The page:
WHEN you’re rising to the challenge of retaining your unique position in the industry, every twist in the road offers potential or potholes.
Aston Martin has made the sporty journey thus far with some degree of enthusiasm. It’s endured ownership changes from various cultures, but has regardless kept on delivering cars of character for characters such as real owners and the likes of James Bond.
It’s a relationship that has endeared, but will it be relevant as Aston Martin enters a new age? After successive years of losses, will the DB11 allow it to turn a corner?
In 2013, Aston Martin sold 5% of its stake to Mercedes-Benz in exchange for engines and electronic parts. The deal helps the British luxury brand stay on the road as it fights to get its cars in line with current global engine requirements.
The first of the new generation of cars to roll out is the DB11. Quite stunning, it has sent hearts racing and cheque books have been whipped out to land some of this V12 action.
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Roomier than the DB9 it replaces, the DB11 is stronger, safer, more dynamic and still desirably good looking. The 2+2 takes some 250 hours to assemble (a Prius takes 21 hours). The winged logo on the bonnet takes 14 days to forge by hand, and is placed on top of eight layers of paint. That just accentuates the smooth and uninterrupted lines of the car. The clamshell design ensures fewer shut lines and breaks that would affect the graceful, sporty coupe profile.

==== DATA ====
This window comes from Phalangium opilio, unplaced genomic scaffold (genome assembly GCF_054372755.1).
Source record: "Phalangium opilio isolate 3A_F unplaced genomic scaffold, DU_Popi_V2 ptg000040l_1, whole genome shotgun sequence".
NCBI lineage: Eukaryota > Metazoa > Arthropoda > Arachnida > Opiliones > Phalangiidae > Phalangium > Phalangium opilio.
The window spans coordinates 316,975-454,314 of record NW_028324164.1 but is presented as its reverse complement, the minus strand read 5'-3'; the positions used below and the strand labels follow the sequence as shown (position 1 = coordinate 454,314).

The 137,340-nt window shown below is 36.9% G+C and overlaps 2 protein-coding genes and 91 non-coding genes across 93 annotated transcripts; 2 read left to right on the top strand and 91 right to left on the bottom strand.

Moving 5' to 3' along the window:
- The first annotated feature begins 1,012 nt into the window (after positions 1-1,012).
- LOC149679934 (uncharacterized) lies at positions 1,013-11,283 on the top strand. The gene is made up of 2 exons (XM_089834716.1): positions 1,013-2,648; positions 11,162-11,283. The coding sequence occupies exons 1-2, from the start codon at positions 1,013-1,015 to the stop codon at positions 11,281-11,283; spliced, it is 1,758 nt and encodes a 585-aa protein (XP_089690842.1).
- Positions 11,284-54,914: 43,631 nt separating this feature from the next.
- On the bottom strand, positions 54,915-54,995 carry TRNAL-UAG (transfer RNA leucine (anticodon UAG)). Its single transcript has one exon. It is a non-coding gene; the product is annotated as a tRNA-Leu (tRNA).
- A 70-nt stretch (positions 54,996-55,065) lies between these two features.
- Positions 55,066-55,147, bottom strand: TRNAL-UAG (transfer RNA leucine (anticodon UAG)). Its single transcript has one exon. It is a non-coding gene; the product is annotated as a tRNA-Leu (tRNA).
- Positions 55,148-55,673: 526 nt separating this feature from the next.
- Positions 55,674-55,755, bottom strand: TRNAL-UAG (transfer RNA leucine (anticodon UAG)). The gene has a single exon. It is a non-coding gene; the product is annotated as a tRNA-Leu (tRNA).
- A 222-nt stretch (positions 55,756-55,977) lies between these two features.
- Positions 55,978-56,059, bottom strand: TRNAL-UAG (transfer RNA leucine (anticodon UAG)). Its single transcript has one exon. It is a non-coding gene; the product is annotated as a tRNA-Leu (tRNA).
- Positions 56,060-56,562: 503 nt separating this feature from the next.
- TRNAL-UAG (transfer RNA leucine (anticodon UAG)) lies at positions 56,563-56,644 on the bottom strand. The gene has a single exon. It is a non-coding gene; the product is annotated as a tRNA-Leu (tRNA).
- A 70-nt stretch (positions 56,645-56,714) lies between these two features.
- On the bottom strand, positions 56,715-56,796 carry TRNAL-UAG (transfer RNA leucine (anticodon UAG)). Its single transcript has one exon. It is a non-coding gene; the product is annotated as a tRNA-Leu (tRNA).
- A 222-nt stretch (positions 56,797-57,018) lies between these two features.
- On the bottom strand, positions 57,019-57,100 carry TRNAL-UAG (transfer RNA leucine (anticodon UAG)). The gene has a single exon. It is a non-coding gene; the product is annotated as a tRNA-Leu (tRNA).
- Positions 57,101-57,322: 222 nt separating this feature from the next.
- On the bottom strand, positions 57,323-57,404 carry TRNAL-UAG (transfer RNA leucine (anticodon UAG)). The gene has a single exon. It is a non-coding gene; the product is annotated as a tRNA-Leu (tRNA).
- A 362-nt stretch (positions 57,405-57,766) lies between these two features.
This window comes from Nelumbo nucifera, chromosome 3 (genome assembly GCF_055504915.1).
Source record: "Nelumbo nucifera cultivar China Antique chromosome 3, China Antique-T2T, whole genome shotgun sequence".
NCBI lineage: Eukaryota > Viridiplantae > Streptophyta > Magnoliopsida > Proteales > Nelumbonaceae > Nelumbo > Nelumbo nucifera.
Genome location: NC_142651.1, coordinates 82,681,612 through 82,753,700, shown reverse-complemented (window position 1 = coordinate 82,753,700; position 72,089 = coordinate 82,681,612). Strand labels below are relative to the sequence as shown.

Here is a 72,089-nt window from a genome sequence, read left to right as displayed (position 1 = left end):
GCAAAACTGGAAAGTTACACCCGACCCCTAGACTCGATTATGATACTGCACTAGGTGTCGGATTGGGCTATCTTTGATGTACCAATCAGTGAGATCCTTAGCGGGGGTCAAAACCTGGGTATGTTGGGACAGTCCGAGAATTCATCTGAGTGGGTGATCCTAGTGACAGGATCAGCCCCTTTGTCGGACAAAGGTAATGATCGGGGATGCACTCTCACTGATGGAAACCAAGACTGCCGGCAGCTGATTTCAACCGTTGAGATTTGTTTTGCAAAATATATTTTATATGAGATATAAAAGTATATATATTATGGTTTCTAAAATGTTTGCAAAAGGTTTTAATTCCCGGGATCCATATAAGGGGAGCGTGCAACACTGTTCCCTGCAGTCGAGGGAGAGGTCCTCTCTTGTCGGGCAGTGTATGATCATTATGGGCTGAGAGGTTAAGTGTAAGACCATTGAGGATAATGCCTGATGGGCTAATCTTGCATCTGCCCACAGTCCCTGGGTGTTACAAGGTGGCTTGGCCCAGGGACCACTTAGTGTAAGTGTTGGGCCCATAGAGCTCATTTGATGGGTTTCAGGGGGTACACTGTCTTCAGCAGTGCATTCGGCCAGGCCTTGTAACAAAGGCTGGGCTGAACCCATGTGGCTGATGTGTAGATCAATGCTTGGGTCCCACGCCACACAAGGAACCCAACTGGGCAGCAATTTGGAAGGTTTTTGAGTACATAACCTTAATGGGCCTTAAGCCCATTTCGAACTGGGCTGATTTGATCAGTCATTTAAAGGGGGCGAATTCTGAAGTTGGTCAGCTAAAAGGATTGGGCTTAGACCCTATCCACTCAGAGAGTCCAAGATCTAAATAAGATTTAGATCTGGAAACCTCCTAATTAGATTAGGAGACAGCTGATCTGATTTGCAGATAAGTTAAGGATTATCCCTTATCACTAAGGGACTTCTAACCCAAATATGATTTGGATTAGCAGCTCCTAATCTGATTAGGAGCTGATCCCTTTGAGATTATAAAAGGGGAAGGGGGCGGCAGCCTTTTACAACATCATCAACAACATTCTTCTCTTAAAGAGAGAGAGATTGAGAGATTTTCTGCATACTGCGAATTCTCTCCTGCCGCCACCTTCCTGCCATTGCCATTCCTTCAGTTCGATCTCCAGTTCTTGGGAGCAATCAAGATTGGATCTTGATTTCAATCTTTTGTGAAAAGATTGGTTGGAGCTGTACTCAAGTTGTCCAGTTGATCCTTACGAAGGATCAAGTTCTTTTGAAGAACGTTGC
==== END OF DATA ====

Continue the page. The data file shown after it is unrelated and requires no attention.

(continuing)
The attention to detail follows into the interior, where fine leather, wood and modern touches give it a distinctive identity. Like most modern cars, there is no shortage of features to keep drivers and passengers safe.
With the Mercedes-Benz bits quite evident in the control unit on the centre console, the rest of the layout is designed to impress, which it does quite well. The seats are comfortable, controls are within reach, and if you’re in the back seats, well, just pray there isn’t a traffic jam to contend with.
Would you prefer a sports car or a luxury roller like the Phantom?
Fire up the V12 and it leaps into readiness. The throbbing of the engine still sends the adrenaline racing through car and driver. Pop it into gear and rocket off. No fuss, no bother. Just sheer, unadulterated power that takes it from 0-100kmh in 3.9 seconds and on to a top speed of 322kmh, 48 valves working with the ZF 8-speed.
A Balancing Act
But what is becoming more evident ins super cars is the ability to do the daily run without too much bother. No longer do they impatiently lurch along, today’s cars, like the DB11 manage their output so that city driving is a comfortable affair.
There are many features that help as well. The Curlicue and Aeroblade are examples of technology enhancing the experience.
The Curlicue is a vent incorporated into the front wheel arch lining which cuts front-end aerodynamic lift. The Aeroblade controls how the air flows along the rear of the car, at the base of the C pillars, before exiting in the rear boot lid like a spoiler.
The DB11 navigates the fine road between grace and race like an ace. It’s a desirable set of wheels, which explains the demand for it, and marks the start of a new chapter for the brand that will hopefully make it profitable and relevant.
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Engine: V12 Twin-turbo, 48 valves, quad overhead cam
Max Power: 447kW@ 6,500rpm
Max Torque: 700Nm@1,500–5,000rpm
Transmission: ZF 8-speed Touchtronic 3
0-100kmh: 3.9 seconds
Top Speed: 322kmh
Retail price: *$899,000
Please reconfirm price with dealer.